Man, 26, has a tapeworm that lives in his brain for 15 years after he has eaten LIVE FROGS as a folk remedy
Man, 26, has a tapeworm that lives in his brain for 15 years after he cures LIVE FROGS as a folk remedy during his childhood to heal his broken leg
- Male patient in South China developed a parasitic infection in his brain
- He thought that folk medicine from eating uncooked frogs would help his injury
- The man went to doctors after experiencing a bad headache and difficulty walking
- Doctors concluded that the tapeworm had grown from the larvae in the raw frogs
A young man in South China has caused a parasitic infection in his brain during his childhood by eating live frogs.
Doctors in Changsha, Hunan province, removed a tapeworm from the brain of the 26-year-old patient who was admitted to the hospital after experiencing severe headaches and difficulty walking.
The man, nicknamed Wu, later told doctors that he had a broken bone when he was nine years old and had eaten the uncooked amphibians for a few days, believing that the folk remedy would help him cure the injury.
Doctors in Changsha, Hunan province removed a tapeworm (circled) from the patient's brain, which was hospitalized after suffering headaches and difficulty walking
Doctor He Guohua of the neurology department at Changsha Central Hospital told China News that they thought the man was having a stroke when he first was admitted on December 29th.
The man suffered from symptoms such as muscle weakness, swallowing and speech difficulties, as well as coordination problems, according to the report.
An MRI scan, however, detected a lesion on his brain stem, causing doctors to suspect and then confirmed that it was a parasitic infection.
The man suffered muscle weakness, swallowing and speech problems, as well as coordination problems when he was admitted to Changsha Central Hospital
WHAT IS SPARGANOSIS?
Sparganose is an infection caused by the larval form of a parasitic worm that is found in frogs, snakes and even pigs.
The parasites can also be passed on through a form of Chinese medicine that wets frog or snake patients on open wounds.
However, people can also consume the parasites, which can spread throughout their body, by eating raw or insufficiently heated fish.
Sparganosis is most common in the Asian countries of Thailand, China, Japan and Korea, according to medical literature.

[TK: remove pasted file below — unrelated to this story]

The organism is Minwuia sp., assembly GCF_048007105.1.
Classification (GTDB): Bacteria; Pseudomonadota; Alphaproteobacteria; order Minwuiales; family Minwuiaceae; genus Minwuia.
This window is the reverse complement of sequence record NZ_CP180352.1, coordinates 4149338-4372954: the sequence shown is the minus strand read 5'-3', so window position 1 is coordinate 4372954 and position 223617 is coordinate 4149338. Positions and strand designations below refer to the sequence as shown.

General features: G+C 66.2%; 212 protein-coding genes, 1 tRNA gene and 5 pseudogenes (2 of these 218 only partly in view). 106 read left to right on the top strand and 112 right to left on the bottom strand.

The symptoms depend on the location in the body to which the worms have migrated, but they can cause memory loss and itching.
Different types of Spirometra can cause the infection, including the Spirometre erinaceiope.
Only 300 cases of infection caused by that specific parasite have been recorded worldwide since 1953.
The patient immediately underwent surgery, with surgeons removing the tapeworm from his brain. The parasite appeared to be a Sparganum mansoni, which often occurs in the intestines of cats and dogs, but rarely in humans.
The patient is expected to fully recover, according to the report.
Dr. He concluded that the tapeworm had grown from larvae in the frogs he ate 15 years ago.
The man is not the first to eat living amphibians, a strange habit that has arisen from central China.
Doctors have warned of a possible infection that could occur by doing so.
According to online versions of The Compendium of Materia Medica, a book written by physician and herbalist Li Shizhen during the Ming Dynasty in the 16th century, the use of tadpoles to heal ulcers or welts requires the creatures to be pureed.
In March, a woman from Jiaqing in Zhejiang Province, eastern China, who had eaten five live frogs to help her relieve the rheumatism in her legs, eventually received a huge tapeworm in one of her breasts.
Surgeons eventually took the 13 cm (five inch) tapeworm from the patient's body after the woman had been bothered by her stomach, breasts and eyes for five years.